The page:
Enter the USB thumb drive. Thumb drives are not too cheap, but they are so much more affordable than they used to be. You can get 8GB versions for under $5 each these days, if you buy in bulk. The benefits of USBs include variable sizes, reusable (i.e. unlike discs that can only burn once)1, durable, customized albums (e.g. flash pacs), and all the same printing and duplication services around. Further, aside from smartphones and most tablets, your market penetration is potentially 3 to 5 times higher. If you do go USBs, make sure you get a good supplier. A discount supplier from Amazon will probably just disappoint you.2

If you want to tap virtually all of the market, then you'll need to deliver online these days. That would be either streaming or download. If you're using a web-based player already, the switch is trivial. Just build or have built for you a website to host the pages.

2 - Web-based menu so users can make their selections

The menu is basically a series of web pages that run directly off of the media is the user's default browser. If you know JavaScript, CSS, and HTML, you can build this portion pretty easily. If you don't know it, any web developer can pound this out for you in a day or two, and shouldn't cost much.

3 - The web-based player itself

Like the menu, this is a series of web-files that are run in the user's default browser. Developing this will be a bit more involved and you can expect the need to update it every now and then. If you don't know web languages, I recommend you just pay someone to do this part for you, especially if you're player is more involved than a simple video playback.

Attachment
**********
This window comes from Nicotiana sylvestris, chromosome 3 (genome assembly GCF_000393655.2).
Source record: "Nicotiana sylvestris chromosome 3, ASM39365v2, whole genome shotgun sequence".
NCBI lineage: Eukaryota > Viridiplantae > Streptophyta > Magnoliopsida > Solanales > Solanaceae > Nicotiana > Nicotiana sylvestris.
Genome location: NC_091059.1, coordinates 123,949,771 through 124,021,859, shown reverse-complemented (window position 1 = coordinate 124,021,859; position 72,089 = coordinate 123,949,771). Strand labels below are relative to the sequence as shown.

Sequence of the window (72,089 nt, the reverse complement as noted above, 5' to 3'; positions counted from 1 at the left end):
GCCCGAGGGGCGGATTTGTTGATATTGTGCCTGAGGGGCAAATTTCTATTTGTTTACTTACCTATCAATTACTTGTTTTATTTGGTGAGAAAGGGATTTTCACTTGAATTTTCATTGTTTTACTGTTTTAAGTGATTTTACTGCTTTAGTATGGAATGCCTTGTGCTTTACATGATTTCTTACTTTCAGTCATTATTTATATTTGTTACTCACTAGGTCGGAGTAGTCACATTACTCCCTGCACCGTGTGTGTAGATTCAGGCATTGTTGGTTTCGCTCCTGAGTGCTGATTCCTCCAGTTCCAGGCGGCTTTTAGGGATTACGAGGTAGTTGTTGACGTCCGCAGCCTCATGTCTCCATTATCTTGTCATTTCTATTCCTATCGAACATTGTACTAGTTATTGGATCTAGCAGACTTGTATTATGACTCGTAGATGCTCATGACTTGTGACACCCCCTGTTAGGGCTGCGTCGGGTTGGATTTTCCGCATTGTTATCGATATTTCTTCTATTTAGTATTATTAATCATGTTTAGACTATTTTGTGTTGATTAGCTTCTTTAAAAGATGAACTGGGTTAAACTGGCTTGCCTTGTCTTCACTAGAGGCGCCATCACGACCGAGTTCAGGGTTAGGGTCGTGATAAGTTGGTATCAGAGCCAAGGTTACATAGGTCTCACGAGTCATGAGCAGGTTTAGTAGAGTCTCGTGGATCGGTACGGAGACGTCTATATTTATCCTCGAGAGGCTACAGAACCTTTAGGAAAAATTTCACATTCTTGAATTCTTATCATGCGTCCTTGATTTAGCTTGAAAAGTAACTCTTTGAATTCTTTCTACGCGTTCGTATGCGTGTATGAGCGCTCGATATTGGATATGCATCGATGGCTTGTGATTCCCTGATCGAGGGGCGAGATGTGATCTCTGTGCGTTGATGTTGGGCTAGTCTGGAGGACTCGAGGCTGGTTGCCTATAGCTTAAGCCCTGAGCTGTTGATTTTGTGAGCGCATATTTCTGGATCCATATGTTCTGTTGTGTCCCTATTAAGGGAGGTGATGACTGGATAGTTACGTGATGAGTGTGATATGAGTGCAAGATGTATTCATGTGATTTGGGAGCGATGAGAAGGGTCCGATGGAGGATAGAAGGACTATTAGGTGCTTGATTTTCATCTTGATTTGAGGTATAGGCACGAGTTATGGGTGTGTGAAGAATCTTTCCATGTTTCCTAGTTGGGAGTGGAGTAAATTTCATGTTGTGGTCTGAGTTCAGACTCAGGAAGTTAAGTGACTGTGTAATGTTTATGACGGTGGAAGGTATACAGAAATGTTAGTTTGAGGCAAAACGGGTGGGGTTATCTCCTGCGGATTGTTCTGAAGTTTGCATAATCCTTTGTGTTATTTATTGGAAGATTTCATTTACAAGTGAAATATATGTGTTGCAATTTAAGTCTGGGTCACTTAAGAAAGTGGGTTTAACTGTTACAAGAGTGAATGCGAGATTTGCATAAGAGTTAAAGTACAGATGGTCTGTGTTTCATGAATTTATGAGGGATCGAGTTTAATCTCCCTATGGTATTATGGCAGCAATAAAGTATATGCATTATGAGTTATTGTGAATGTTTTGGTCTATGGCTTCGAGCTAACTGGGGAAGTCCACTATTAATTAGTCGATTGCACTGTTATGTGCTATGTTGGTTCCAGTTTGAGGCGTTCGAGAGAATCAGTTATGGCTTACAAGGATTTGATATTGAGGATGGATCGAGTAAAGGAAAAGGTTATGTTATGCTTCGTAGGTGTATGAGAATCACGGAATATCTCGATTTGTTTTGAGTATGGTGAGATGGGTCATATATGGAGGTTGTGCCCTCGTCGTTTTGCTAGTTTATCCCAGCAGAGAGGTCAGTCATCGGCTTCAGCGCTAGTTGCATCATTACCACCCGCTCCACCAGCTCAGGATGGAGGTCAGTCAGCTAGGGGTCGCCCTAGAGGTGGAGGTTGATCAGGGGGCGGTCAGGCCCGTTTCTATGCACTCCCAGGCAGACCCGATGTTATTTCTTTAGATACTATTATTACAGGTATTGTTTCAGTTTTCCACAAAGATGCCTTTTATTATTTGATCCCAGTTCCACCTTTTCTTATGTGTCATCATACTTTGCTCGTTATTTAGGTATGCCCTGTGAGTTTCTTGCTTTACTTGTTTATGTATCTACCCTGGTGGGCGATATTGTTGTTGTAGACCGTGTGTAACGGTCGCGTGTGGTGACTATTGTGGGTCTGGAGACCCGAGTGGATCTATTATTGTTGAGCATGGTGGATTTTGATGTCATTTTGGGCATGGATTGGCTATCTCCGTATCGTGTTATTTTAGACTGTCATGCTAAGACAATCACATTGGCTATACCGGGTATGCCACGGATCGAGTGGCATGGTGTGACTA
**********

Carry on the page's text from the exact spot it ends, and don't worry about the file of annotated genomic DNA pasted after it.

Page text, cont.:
4 - Your videos converted and optimized for the above player

This is part of the "more involved" part above. Web-ready video is a complicated and fluid thing. We are currently in a state of relative calm, with h.264 MP4s being a virtually ubiquitous standard, but that will change eventually. You you were involved in web video in 2010, it was way more complicated, which added to your workflow.

5 - Auto-run solution

Users are both stupid and lazy. Or, you should at least assume that they are. If you can get a decent auto-run going on your USBs, then use it. Currently, I just put the menu file in the root and title it RUN_ME. Most users get that they are supposed to open the file to watch the videos. I still get a call or email every now and then, but this was definitely a huge problem in 2010. Oddly, this might be because people understand that then need to navigate to a USB to use what's on it. For DVDs users still expect auto-run, so if it doesn't auto-run they assume it's broken.

6 - A duplication workflow